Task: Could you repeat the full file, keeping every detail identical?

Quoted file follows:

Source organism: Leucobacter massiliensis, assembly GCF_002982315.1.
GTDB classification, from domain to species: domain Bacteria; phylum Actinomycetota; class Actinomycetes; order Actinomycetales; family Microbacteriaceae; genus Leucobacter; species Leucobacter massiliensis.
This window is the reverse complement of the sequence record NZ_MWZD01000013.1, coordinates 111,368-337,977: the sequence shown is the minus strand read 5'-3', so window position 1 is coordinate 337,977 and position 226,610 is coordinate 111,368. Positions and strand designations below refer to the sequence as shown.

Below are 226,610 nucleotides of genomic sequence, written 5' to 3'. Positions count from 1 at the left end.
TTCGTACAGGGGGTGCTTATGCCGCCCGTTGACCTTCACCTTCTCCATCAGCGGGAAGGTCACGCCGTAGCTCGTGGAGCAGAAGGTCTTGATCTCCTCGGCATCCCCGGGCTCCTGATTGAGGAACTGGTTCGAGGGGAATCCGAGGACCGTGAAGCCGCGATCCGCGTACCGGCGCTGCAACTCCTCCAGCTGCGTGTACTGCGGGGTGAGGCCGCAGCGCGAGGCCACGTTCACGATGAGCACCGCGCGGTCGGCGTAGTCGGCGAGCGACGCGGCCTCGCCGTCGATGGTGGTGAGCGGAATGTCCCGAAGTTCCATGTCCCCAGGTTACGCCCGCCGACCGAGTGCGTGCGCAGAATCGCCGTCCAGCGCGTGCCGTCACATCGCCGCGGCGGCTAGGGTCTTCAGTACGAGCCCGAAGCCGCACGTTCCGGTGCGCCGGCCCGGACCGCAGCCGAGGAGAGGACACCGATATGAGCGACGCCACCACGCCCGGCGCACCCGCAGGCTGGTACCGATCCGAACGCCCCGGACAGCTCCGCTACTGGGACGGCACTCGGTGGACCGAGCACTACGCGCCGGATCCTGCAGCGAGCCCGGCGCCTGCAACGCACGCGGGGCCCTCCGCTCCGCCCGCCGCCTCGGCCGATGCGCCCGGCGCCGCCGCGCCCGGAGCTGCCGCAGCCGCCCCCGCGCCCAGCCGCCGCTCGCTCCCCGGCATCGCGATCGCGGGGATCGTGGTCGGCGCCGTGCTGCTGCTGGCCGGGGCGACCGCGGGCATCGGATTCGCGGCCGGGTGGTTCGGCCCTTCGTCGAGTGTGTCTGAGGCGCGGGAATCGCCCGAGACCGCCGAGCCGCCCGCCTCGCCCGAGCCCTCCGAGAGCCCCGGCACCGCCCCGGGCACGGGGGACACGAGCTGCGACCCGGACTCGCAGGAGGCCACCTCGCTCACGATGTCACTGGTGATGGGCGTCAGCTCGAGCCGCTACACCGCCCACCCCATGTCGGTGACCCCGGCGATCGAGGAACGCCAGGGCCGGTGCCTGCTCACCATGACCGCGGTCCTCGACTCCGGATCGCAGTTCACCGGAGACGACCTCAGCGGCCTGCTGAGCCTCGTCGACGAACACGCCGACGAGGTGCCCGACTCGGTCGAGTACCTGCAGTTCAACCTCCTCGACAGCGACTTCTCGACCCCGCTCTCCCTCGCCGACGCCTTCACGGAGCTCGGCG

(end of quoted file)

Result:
Source organism: Leucobacter massiliensis, assembly GCF_002982315.1.
GTDB classification, from domain to species: domain Bacteria; phylum Actinomycetota; class Actinomycetes; order Actinomycetales; family Microbacteriaceae; genus Leucobacter; species Leucobacter massiliensis.
This window is the reverse complement of the sequence record NZ_MWZD01000013.1, coordinates 111,368-337,977: the sequence shown is the minus strand read 5'-3', so window position 1 is coordinate 337,977 and position 226,610 is coordinate 111,368. Positions and strand designations below refer to the sequence as shown.

Below are 226,610 nucleotides of genomic sequence, written 5' to 3'. Positions count from 1 at the left end.
TTCGTACAGGGGGTGCTTATGCCGCCCGTTGACCTTCACCTTCTCCATCAGCGGGAAGGTCACGCCGTAGCTCGTGGAGCAGAAGGTCTTGATCTCCTCGGCATCCCCGGGCTCCTGATTGAGGAACTGGTTCGAGGGGAATCCGAGGACCGTGAAGCCGCGATCCGCGTACCGGCGCTGCAACTCCTCCAGCTGCGTGTACTGCGGGGTGAGGCCGCAGCGCGAGGCCACGTTCACGATGAGCACCGCGCGGTCGGCGTAGTCGGCGAGCGACGCGGCCTCGCCGTCGATGGTGGTGAGCGGAATGTCCCGAAGTTCCATGTCCCCAGGTTACGCCCGCCGACCGAGTGCGTGCGCAGAATCGCCGTCCAGCGCGTGCCGTCACATCGCCGCGGCGGCTAGGGTCTTCAGTACGAGCCCGAAGCCGCACGTTCCGGTGCGCCGGCCCGGACCGCAGCCGAGGAGAGGACACCGATATGAGCGACGCCACCACGCCCGGCGCACCCGCAGGCTGGTACCGATCCGAACGCCCCGGACAGCTCCGCTACTGGGACGGCACTCGGTGGACCGAGCACTACGCGCCGGATCCTGCAGCGAGCCCGGCGCCTGCAACGCACGCGGGGCCCTCCGCTCCGCCCGCCGCCTCGGCCGATGCGCCCGGCGCCGCCGCGCCCGGAGCTGCCGCAGCCGCCCCCGCGCCCAGCCGCCGCTCGCTCCCCGGCATCGCGATCGCGGGGATCGTGGTCGGCGCCGTGCTGCTGCTGGCCGGGGCGACCGCGGGCATCGGATTCGCGGCCGGGTGGTTCGGCCCTTCGTCGAGTGTGTCTGAGGCGCGGGAATCGCCCGAGACCGCCGAGCCGCCCGCCTCGCCCGAGCCCTCCGAGAGCCCCGGCACCGCCCCGGGCACGGGGGACACGAGCTGCGACCCGGACTCGCAGGAGGCCACCTCGCTCACGATGTCACTGGTGATGGGCGTCAGCTCGAGCCGCTACACCGCCCACCCCATGTCGGTGACCCCGGCGATCGAGGAACGCCAGGGCCGGTGCCTGCTCACCATGACCGCGGTCCTCGACTCCGGATCGCAGTTCACCGGAGACGACCTCAGCGGCCTGCTGAGCCTCGTCGACGAACACGCCGACGAGGTGCCCGACTCGGTCGAGTACCTGCAGTTCAACCTCCTCGACAGCGACTTCTCGACCCCGCTCTCCCTCGCCGACGCCTTCACGGAGCTCGGCG